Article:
July 8, 2010

In View of the Madre de Dios River

We awoke to rain....heavy rain..…that kind of Amazon rain where you can’t keep your eyelids open and that promises to last all day. And we are in the middle of the dry season!  Well, this is time to recover from hectic preparations in Kansas, the long journey here, and to orient to our new home. This field station’s set meal schedule (6 am, 12 noon, 6.30 pm) allows all the current station residents to meet. It is a great opportunity to learn about other exciting research going on here. We meet a University of Toronto group studying ant behavioral ecology, a Washington University anthropology team following Saguinus fuscicollis weddelli tamarin monkeys, an Ecuadorean student enrolled at University of Utah and examining effects of insect herbivory on plant growth, a University of Costa Rica professor studying palms…..indeed, the diversity of investigators and research questions here gives a deeper appreciation of the rich ecosystem around us.

 

 


Our team passes the morning in unpacking, cleaning, and organizing our assigned lab space – the wet area near the sink where the alcohol and other chemicals will sit, and dry preparation areas for spider sorting, a small table for beetle work, and a long bench for Hymenoptera study. Diana and Malena establish a line of six mini-Winklers where arthropods that live in soil and leaf litter samples will be extracted in the coming days (some believe that this microhabitat houses a more speciose tropical arthropod fauna that the sexy forest canopy). After dinner, Dan, Choru and I set up the first ultraviolet (UV) light trap in front of my cabin, overlooking the Madre de Dios River  Across the river, the forest canopy stretches in all directions to the horizon. After yesterday’s eye-opening view of the many changes of land use occurring in Peru, I cannot take for granted that this spectacular forest cover will stay continuous.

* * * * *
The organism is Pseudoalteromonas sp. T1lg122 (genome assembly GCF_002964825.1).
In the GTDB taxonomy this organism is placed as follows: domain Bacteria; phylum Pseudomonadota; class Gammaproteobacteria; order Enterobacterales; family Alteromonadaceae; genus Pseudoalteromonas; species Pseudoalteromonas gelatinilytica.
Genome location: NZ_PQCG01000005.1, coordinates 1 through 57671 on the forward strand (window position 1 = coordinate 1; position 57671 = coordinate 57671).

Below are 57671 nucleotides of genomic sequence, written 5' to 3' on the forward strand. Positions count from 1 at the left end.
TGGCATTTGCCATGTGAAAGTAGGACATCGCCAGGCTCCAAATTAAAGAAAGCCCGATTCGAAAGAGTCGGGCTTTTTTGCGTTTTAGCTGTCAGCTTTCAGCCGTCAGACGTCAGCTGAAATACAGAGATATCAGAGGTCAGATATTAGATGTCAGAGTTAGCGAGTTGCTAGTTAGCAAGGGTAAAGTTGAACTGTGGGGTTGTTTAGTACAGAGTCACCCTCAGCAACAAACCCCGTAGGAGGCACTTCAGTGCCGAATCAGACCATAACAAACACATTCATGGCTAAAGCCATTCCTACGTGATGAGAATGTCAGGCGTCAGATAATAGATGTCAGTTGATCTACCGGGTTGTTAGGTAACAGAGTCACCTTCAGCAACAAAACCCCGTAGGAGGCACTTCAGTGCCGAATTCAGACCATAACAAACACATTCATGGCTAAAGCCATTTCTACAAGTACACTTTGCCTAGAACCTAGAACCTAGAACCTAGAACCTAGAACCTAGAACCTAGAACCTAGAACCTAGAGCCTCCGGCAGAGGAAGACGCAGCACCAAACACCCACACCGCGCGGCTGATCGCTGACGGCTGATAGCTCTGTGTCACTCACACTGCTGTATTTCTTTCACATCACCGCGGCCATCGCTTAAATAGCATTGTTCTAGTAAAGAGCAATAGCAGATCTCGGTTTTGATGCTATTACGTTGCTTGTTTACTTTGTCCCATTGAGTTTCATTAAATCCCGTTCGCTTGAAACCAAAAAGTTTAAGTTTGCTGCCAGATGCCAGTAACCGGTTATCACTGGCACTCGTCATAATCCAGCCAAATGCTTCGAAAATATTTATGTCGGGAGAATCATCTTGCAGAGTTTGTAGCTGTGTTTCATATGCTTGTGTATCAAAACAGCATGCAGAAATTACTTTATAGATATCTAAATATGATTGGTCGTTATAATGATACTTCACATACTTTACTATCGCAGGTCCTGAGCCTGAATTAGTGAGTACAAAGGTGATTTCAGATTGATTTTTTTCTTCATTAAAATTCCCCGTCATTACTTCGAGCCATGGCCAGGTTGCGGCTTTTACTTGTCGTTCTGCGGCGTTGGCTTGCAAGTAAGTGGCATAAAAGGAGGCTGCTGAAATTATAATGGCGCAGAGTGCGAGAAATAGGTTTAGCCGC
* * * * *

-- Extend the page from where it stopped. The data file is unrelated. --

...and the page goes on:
Entomologists don’t understand why insects are drawn to light, but UV traps are a neat system for attracting many insects from miles away. We don’t get a lot of biological data (e.g., no host plant associations) but we get many species that are otherwise difficult to get with other trapping methods. The insect fauna also seems to come in waves, with some crepuscular flying insects arriving early, then hairy moths coming very late. Predatory spiders also arrive to feast on easy catch.

- Caroline

 

 


 


Add comment

The content of this field is kept private and will not be shown publicly.
  • Web page addresses and e-mail addresses turn into links automatically.
  • Use <bib>citekey</bib> or [bib]citekey[/bib] to insert automatically numbered references.
  • Insert Google Map macro.
  • [[nid:123]] - insert a node content

More information about formatting options

About Fieldnotes

The Biodiversity Institute is home to about 60 graduate students and 30 research scientists and curators. They participate in field expeditions to all seven continents and represent areas such as entomology, ornithology, paleontology, parasitology and herpetology. As the authors of this blog, they share their experiences and adventures in collections-based biological research all over the world.

Go to Fieldnotes home page.

Recent Posts